3

I'm working on a map application, where I should display multiple routes, each with its own name and coloring. In some locations, there are multiple routes following the same path.

Is there a way to multiply a single line with an offset in a such way, that if there are more routes using the same line, parallel lines would be displayed next to each other?

Here's the object I receive from the server:

{
    "type": "Feature",
    "properties": {
        "routes": [
            131, 141, 151
        ]
    },
    "geometry": {
        "type": "LineString",
        "coordinates": [
            [
                17.146185,
                47.913635
            ],
            [
                17.152311,
                47.910369
            ],
            [
                17.152475,
                47.910285
            ]
        ]
    }
}

Take the line from the above as the example. One line should be multiplied 2 times, original and two parallel lines adjacent to it.

I was hoping to use a function like this, in a loop manner, which would add the stroke, but I can only achieve it with stacking thinner lines on top of thicker. Which is not ideal.

export const multiplyLine = (color: Color | ColorLike, order: number) => {
  const styles: Array<Style> = []
  for (let i = 1; i <= order; i++) {
    styles.push(new Style({
      stroke: new Stroke({
        color,
        width: i * 4 // 4, 8, etc.
      }),
      zIndex: i === 1 ? order : order - i // thicker on bottom
    }),)
  }
  return styles;
};

Is there a simple way to multiply lines in a parallel way? And not just straight lines, but curves also. Below is the picture of what I'm hoping for:

enter image description here

4
  • 1
    Some pictures of desired result for different zoom levels would help.
    – TomazicM
    Commented Sep 13, 2023 at 15:55
  • Added picture of expected result
    – mat.hudak
    Commented Sep 13, 2023 at 16:50
  • what if you use an offset like feature.getGeometry().translate(10, 0); ?
    – Pepe N O
    Commented Sep 13, 2023 at 17:30
  • @PepeNO I tried this already, works great for straight lines, less so with polylines
    – mat.hudak
    Commented Sep 13, 2023 at 18:34

2 Answers 2

2

One possible solution is to use turf.js library turf.lineOffset method to create parallel lines in style function.

Relevant part of the code to show two parallel lines for the same linestring could then look something like this (code edited to include suggestions from @Mike):

var geoJSONFormat = new ol.format.GeoJSON();
const scale = 180 / ol.extent.getHeight(ol.proj.get('EPSG:3857').getExtent());

function featureToGeoJSON(feature) {
  const clone = feature.getGeometry().clone();
  clone.scale(scale, scale, [0, 0]);
  var geoJSON = geoJSONFormat.writeGeometryObject(clone);
  return(geoJSON);
}

function geoJSONToFeature(geoJSON) {
  var feature = geoJSONFormat.readFeature(geoJSON);
  feature.getGeometry().scale(1 / scale, 1 / scale, [0, 0]);
  return(feature);
}

var raster = new ol.layer.Tile({
  source: new ol.source.OSM()
});

var drawSource = new ol.source.Vector({wrapX: false});

function lineStyle(feature, resolution) {
  var styles = [];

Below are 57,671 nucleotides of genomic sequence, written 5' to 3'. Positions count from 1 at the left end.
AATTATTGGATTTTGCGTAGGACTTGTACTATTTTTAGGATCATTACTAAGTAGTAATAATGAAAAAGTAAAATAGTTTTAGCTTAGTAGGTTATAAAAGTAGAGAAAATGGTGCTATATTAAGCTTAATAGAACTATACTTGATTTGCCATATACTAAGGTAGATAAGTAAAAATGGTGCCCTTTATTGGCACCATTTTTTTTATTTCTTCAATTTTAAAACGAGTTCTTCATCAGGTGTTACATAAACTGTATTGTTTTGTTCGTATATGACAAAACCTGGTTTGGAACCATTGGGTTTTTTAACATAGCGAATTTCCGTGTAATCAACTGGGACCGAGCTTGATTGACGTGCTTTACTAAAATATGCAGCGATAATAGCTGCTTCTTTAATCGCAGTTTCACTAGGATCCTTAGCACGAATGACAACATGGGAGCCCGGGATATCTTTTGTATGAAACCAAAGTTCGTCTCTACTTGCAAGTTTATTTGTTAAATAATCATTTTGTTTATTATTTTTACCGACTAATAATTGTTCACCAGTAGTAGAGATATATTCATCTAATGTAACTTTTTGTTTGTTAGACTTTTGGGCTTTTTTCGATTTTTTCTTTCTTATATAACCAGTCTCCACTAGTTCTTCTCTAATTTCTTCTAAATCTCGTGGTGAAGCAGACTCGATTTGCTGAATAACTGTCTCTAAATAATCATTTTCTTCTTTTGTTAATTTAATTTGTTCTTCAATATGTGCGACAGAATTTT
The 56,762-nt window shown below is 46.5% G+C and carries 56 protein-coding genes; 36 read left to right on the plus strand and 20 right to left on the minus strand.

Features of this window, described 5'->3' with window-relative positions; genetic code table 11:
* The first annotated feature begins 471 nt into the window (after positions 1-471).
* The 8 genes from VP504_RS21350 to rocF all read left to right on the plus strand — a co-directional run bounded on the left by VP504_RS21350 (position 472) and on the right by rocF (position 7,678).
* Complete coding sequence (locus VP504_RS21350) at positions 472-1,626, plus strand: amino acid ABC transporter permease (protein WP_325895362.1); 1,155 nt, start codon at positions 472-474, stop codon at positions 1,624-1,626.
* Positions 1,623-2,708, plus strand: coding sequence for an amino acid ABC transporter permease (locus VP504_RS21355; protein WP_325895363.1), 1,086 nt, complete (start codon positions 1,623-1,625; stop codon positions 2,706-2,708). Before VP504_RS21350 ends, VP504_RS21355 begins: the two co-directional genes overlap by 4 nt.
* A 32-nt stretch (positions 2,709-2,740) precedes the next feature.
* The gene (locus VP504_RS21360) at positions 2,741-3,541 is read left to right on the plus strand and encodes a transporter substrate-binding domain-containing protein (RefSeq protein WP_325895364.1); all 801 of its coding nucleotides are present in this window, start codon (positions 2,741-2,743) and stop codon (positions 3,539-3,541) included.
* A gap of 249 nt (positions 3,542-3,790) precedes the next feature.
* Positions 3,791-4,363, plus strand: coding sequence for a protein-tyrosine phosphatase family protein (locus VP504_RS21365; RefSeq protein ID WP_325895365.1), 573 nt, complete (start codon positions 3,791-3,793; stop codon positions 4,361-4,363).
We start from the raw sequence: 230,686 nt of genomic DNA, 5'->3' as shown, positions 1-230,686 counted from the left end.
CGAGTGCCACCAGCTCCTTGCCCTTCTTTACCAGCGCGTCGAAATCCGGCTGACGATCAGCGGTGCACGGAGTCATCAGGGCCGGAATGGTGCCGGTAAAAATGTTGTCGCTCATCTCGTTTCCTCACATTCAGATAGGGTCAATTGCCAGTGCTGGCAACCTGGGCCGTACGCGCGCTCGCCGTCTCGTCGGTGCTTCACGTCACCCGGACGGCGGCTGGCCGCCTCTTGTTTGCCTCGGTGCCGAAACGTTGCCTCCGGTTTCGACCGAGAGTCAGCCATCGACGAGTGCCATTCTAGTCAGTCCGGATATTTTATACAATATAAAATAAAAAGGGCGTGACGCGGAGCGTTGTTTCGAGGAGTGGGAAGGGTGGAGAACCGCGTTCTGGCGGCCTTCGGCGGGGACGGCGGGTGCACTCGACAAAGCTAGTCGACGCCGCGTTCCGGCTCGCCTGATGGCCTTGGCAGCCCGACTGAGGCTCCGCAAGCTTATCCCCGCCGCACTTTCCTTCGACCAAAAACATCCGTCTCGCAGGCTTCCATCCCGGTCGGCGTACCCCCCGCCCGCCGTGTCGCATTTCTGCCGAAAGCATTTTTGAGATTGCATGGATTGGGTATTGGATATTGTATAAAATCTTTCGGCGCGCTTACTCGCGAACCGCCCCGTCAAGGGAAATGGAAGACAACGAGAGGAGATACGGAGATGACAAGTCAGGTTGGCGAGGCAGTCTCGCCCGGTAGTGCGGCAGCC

var style = new ol.style.Style({
    stroke: new ol.style.Stroke({
      color: '#ff0000',
      width: 3
    })
  });
  styles.push(style);
  
  var geoJSON = turf.cleanCoords(featureToGeoJSON(feature));
  var offset = resolution * 3;
  var offsetGeoJSON = turf.lineOffset(geoJSON, offset * scale, {
    units: 'degrees',
  });
  var offsetTrack = geoJSONToFeature(offsetGeoJSON);
  var offsetGeometry = offsetTrack.getGeometry();
  style = new ol.style.Style({
    stroke: new ol.style.Stroke({
      color: '#0000ff',
      width: 3
    }),
    geometry: offsetGeometry
  });
  styles.push(style);

  return(styles);
}

Here is an example of a single line styled this way:

enter image description here

There is one problem with this method that it does not like sharp corners:

enter image description here

Edit: Solution for sharp corners is to set style stroke lineJoin property to miter and miterLimit to some high value:

style = new ol.style.Style({
  stroke: new ol.style.Stroke({
    color: '#0000ff',
    width: 3,
    lineJoin: 'miter',
    miterLimit: 50
  }),
  geometry: offsetGeometry
});

As a consequence all outer line joins are sharp, but there are no more empty spaces between lines:

enter image description here

6
  • I'll give it a try, looks promising
    – mat.hudak
    Commented Sep 13, 2023 at 18:35
  • turf calculates offsets in meters on the ground while Openlayers resolution is projection meters so the styled offset will vary with latitude. If you want the style to be independent of latitude instead of transforming to and from EPSG:4326 scale the geometry so the coordinates are in the -90 to +90 range and use degrees as the offset. Also the lineOffset method does not like linestrings with repeated coordinates (which routing APIs often return if waypoints are specified) codesandbox.io/s/feature-move-animation-forked-nvmghh?file=/…
    – Mike
    Commented Sep 14, 2023 at 22:41
  • @Mike Thanks for insights. I'm actually using this method on my maps. Since they are in latitude range +-2 degrees, I didn't bother with latitude. As for repeated coordinates, I'm actually using turf.cleanCoords to get rid of them. I'll update my answer to include your suggestions.
    – TomazicM
    Commented Sep 15, 2023 at 8:25
  • This one works, but with the issues as shown. Will try another one
    – mat.hudak
    Commented Sep 19, 2023 at 7:19
  • 1
    This can happen if coordinates of adjacent points on line are too close together. In such a case line string .simplify method can help.
    – TomazicM
    Commented Sep 19, 2023 at 8:26
1

This solution is based upon Leaflet plugin Leaflet Polyline Offset. Coordinates are first converted to map pixels and the offset is then done on pixel coordinates. In Leaflet pixel coordinates are the directly used, in OpenLayers they are converted back to map coordinates.

Advantage of this solution is that outer corners of sharp line angles are drawn rounded as arcs, so there are no protruding outer spikes.